Crazy Monkey Studios breaks up the shooting gallery with the occasional boss fight and other combat surprises that continue right up until the game ends. Just when you think you've seen every zombie type, the game will throw not only new kinds of enemies at you but also new toys for destroying them.
Speaking of the game's combat, I found that Guns, Gore and Cannoli is a little thin in the gore department, considering "gore" is right up there in the title. Headshots can pop a zombie's head into fragments, but hitting enemies with rockets or grenades simply causes them to flop the floor like a ragdoll. It's probably an odd thing to complain about, but one of the hallmarks of the zombie genre, for me, is the satisfying zombie crowd grenade blast, accompanied by raining meaty chunks. It does have plenty of guns and cannoli, though, the latter of which appears intermittently throughout levels as a health regenerating consumable.
The game sports several weapon types, including standard fares like shotguns, machine guns, and a head-popping magnum. In the later stages of the game, you're treated to a flamethrower, a rocket launcher, and even a large electric gun. You'll also receive grenades and molotov cocktails, and while human enemies are smart enough to avoid them, they'll vanquish large groups of undead with ease.
Guns, Gore and Cannoli can be played in local co-op with up to four people, which is equal parts fun and chaotic. It has a rudimentary versus mode that takes place in small arenas based on locations from the game, but I suspect most people will find more enjoyment in the main campaign. It's a shame that its multiplayer is only local-based, but adding Xbox Live support is an engineering feat smaller studios often can't accommodate.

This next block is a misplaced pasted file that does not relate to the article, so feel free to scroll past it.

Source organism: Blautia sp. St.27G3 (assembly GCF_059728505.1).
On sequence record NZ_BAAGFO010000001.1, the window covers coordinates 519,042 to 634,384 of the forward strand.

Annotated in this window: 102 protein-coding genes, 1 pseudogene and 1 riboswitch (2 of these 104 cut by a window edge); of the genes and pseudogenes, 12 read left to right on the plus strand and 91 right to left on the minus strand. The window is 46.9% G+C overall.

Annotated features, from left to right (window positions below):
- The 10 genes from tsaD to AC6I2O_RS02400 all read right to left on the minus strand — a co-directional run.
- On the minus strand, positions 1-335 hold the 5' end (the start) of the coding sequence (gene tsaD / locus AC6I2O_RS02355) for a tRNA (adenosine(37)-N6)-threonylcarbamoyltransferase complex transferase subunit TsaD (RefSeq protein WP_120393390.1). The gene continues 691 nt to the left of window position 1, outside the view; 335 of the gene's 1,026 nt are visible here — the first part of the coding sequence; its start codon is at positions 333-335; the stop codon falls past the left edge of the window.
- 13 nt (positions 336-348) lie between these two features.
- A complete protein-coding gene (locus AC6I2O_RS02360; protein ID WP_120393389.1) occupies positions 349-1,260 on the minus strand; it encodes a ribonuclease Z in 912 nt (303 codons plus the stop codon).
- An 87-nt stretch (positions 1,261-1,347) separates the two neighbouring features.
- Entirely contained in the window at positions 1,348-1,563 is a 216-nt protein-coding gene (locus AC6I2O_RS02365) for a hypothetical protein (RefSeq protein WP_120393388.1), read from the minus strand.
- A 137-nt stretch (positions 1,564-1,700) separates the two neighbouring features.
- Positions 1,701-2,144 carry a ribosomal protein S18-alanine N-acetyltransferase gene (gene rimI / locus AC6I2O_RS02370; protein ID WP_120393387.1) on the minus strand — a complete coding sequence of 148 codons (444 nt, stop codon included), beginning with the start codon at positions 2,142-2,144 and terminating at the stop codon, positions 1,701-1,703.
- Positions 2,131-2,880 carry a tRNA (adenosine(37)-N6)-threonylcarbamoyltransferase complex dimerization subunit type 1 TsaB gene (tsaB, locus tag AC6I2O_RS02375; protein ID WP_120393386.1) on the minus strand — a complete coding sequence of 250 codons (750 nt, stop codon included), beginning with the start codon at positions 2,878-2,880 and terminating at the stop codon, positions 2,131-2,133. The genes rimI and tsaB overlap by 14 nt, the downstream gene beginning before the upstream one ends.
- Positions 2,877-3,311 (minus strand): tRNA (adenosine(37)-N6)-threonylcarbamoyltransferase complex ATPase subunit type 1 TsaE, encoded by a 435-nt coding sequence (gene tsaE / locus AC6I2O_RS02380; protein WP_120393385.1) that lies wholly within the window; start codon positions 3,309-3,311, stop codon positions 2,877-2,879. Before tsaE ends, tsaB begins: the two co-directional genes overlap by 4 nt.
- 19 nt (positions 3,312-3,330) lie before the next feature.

That's some good Cannoli
Overall, I found Guns, Gore and Cannoli to be a thoroughly enjoyable experience, both when played solo and with a couple of friends in couch co-op. The hand-drawn art style is quite special and lends itself tremendously to the game's detailed backdrops and well-animated foes. The comedy is fun, and the story provides some fleeting context, but I feel Crazy Monkey Studios did themselves a minor disservice by jumping on the zombie bandwagon. The studio clearly has great ideas, though, I found the non-zombie enemies to be far more unique, and the prohibition era is a setting thoroughly underexplored in gaming.
Guns, Gore and Cannoli's champion aspects lie within its gameplay. Some may find the old school mix of platforming and front-facing aiming to be cumbersome, but I felt it struck that perfect balance between difficulty and reward. Guns, Gore and Cannoli's challenging nature reaches new heights in the later levels, adding platforming hazards and new enemies into the mix in between its neat boss battles.
- Fast-paced, rewarding gameplay
- Gorgeous hand-drawn 2D art
- Great value
- Game can stutter when there's a lot on screen
Guns, Gore and Cannoli clocks in at just £7.99 / $9.99 (and less on Steam) across around 5 hours of gameplay. It also contains 1000 gamerscore of fairly lenient campaign-based achievements - making it a solid proposition if you ask me. If you like side-scrolling shooters, I think Guns, Gore and Cannoli walks among the best available on Xbox One today.